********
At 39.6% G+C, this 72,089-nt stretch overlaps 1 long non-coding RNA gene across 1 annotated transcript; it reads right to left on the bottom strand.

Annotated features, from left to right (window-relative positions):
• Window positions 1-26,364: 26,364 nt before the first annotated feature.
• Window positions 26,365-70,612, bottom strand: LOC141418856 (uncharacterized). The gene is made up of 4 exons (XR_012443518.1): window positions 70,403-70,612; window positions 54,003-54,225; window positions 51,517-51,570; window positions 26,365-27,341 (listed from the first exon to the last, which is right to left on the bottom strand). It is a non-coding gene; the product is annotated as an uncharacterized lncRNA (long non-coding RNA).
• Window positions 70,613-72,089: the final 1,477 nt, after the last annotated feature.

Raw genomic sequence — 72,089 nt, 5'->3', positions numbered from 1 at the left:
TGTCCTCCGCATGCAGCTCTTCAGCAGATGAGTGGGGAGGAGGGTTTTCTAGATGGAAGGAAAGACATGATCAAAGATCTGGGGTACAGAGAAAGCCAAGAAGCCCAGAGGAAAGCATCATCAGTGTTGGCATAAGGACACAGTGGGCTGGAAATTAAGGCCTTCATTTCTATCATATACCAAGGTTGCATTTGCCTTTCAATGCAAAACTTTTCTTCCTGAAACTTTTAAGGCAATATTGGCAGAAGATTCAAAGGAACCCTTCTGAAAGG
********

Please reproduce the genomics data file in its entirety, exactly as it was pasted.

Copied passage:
At 39.6% G+C, this 72,089-nt stretch overlaps 1 long non-coding RNA gene across 1 annotated transcript; it reads right to left on the bottom strand.

Annotated features, from left to right (window-relative positions):
• Window positions 1-26,364: 26,364 nt before the first annotated feature.
• Window positions 26,365-70,612, bottom strand: LOC141418856 (uncharacterized). The gene is made up of 4 exons (XR_012443518.1): window positions 70,403-70,612; window positions 54,003-54,225; window positions 51,517-51,570; window positions 26,365-27,341 (listed from the first exon to the last, which is right to left on the bottom strand). It is a non-coding gene; the product is annotated as an uncharacterized lncRNA (long non-coding RNA).
• Window positions 70,613-72,089: the final 1,477 nt, after the last annotated feature.

Raw genomic sequence — 72,089 nt, 5'->3', positions numbered from 1 at the left:
TGTCCTCCGCATGCAGCTCTTCAGCAGATGAGTGGGGAGGAGGGTTTTCTAGATGGAAGGAAAGACATGATCAAAGATCTGGGGTACAGAGAAAGCCAAGAAGCCCAGAGGAAAGCATCATCAGTGTTGGCATAAGGACACAGTGGGCTGGAAATTAAGGCCTTCATTTCTATCATATACCAAGGTTGCATTTGCCTTTCAATGCAAAACTTTTCTTCCTGAAACTTTTAAGGCAATATTGGCAGAAGATTCAAAGGAACCCTTCTGAAAGG